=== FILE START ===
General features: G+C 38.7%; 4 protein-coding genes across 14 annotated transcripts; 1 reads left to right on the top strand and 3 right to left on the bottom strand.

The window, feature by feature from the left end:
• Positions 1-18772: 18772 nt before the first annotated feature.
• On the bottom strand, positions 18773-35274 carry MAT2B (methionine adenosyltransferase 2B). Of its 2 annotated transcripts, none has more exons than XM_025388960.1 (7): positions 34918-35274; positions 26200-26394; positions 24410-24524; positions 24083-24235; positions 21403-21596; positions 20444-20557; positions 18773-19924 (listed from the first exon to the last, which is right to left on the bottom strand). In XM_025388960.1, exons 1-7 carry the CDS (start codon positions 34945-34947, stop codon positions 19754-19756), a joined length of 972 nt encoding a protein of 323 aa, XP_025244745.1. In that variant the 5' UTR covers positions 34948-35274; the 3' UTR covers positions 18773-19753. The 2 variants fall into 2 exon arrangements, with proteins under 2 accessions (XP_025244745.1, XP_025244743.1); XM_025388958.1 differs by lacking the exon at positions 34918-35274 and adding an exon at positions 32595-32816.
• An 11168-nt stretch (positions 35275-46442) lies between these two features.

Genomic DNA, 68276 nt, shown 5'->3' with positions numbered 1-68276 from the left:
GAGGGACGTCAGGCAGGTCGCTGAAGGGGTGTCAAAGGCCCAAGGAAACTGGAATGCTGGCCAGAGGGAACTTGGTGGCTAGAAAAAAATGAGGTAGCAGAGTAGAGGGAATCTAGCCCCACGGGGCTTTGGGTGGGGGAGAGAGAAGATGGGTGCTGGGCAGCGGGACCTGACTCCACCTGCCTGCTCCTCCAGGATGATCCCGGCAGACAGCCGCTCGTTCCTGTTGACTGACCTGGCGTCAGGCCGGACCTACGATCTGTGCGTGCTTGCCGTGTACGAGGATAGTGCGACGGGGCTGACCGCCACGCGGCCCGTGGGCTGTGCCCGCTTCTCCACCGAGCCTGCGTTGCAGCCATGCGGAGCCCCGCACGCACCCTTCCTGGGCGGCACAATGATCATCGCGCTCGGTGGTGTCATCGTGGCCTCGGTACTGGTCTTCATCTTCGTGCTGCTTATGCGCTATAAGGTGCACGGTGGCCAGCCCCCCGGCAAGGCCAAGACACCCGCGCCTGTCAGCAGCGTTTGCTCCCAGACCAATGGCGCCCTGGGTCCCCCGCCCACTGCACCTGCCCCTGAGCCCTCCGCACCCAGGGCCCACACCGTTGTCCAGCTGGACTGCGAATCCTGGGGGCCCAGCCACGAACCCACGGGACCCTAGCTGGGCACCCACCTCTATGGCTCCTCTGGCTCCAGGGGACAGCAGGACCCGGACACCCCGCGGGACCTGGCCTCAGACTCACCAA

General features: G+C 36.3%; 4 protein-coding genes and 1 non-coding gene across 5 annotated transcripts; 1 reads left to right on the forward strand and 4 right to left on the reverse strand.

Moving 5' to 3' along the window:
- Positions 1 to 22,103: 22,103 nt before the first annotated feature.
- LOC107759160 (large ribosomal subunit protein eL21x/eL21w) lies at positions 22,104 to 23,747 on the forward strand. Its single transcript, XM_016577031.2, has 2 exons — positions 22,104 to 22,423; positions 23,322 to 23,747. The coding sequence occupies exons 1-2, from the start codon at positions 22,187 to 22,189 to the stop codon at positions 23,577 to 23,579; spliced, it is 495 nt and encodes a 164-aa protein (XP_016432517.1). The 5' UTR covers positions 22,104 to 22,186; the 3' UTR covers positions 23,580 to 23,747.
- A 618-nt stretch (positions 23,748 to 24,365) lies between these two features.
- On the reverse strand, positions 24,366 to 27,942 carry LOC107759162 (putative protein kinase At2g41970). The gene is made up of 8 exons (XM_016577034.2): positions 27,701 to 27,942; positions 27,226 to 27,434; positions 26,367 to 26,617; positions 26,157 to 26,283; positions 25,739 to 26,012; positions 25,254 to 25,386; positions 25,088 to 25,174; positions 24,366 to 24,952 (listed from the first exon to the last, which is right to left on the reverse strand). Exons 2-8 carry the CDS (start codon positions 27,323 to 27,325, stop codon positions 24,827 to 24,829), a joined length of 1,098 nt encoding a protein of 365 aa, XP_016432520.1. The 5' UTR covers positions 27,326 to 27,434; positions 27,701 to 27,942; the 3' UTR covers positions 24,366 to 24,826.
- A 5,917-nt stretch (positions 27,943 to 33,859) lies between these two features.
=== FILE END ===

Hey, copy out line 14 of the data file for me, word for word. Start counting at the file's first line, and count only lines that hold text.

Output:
- A 5,917-nt stretch (positions 27,943 to 33,859) lies between these two features.